- Drinking sugary beverages before exercising: Some evidence suggests that drinking sugary beverages before exercise raises the risk of stitches.
- Going for a run too soon after eating: Runners might find that if they’re already full from a pre-workout meal or snack, they’re more likely to get a stitch.
- Not warming up before a run: Runners have stated that starting a run without warming up increases their chances of getting a side stitch.
- Shallow Breathing: Side stitches have been linked to insufficient breathing while working.
Muscle cramps are often associated with stitches, but at least one study found little change in electrical activity in the muscles while a runner was undergoing ETAP.
Although no one knows for sure what causes a side stitch, scholars have suggested two hypotheses to understand the phenomenon: dietary-related causes and physiology-related causes.
According to research, what you eat and drink after and before workout matters whether you’re a runner or an exerciser. ETAP is caused mainly by foods consumed before exercise. Surprisingly, the amount of food consumed seems to have less impact than the duration of a meal or the kinds of food consumed.
The ingestion of high-carbohydrate juices or liquids (11 percent concentration or higher) either before or during exercise increased the risk of a side stitch, according to a study published in Sports Medicine in 2015. According to some reports, ETAP has also been linked to the consumption of fruit juice or high-carbohydrate sports drinks before and after exercise. People who drank water or low-carb sports drinks, on the other hand, had fewer side stitches, according to the report.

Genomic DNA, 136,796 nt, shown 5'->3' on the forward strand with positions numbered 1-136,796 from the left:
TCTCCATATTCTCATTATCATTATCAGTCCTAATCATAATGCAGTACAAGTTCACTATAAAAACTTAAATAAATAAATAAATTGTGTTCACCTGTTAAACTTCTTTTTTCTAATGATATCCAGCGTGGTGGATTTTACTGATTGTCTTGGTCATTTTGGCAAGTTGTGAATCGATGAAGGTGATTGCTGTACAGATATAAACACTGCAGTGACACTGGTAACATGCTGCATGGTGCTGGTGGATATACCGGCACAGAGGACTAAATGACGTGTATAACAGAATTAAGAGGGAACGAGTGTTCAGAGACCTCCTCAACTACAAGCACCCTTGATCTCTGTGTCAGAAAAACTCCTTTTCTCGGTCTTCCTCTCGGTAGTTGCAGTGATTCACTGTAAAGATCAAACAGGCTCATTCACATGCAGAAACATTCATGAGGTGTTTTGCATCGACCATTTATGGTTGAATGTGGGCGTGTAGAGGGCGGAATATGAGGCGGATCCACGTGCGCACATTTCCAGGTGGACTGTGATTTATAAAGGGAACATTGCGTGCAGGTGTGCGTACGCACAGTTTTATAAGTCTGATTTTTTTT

Exercise does not always put you at risk for side stitches. ETAP is most often triggered by frequent torso extension motions, which occur during some modes of physical exercise. This may explain why side stitches occur in horse riders or off-track racers whose upper bodies are repeatedly held in vertical positions under high tension. This tension affects the following body structures:
- The diaphragm is a muscle membrane that connects the abdominal cavity to the lungs.
- The lumbar spine is a region of the lower back.
- The soft lining of the abdomen and pelvic cavity that covers much of the internal organs is known as the parietal peritoneum.
- The connective tissues that keep the internal organs in place are known as peritoneal ligaments.
Friction between tissue layers and ligament and muscle stretching can cause spasms and inflammation of sensitive nerve endings in the spine and parietal peritoneum in the abdomen.
According to some anecdotal theories, exhaling on the right foot puts more weight on the liver (which is also situated on the right just under the ribs). The hypothesis goes that this causes the diaphragm to lift simultaneously as the liver drops, possibly causing ETAP—though there isn’t enough research to back this up.
How to Get Rid of a Side Stitch
There are several methods for preventing a side stitch. Though they may not be effective for all, none of them are dangerous, and at least one of them may work for you. When a stitch tries to derail your running, try the following steps before giving up:
- Gently press your fingertips into the region on the right side of your abdomen where you are experiencing discomfort. To an extent, this should help ease it.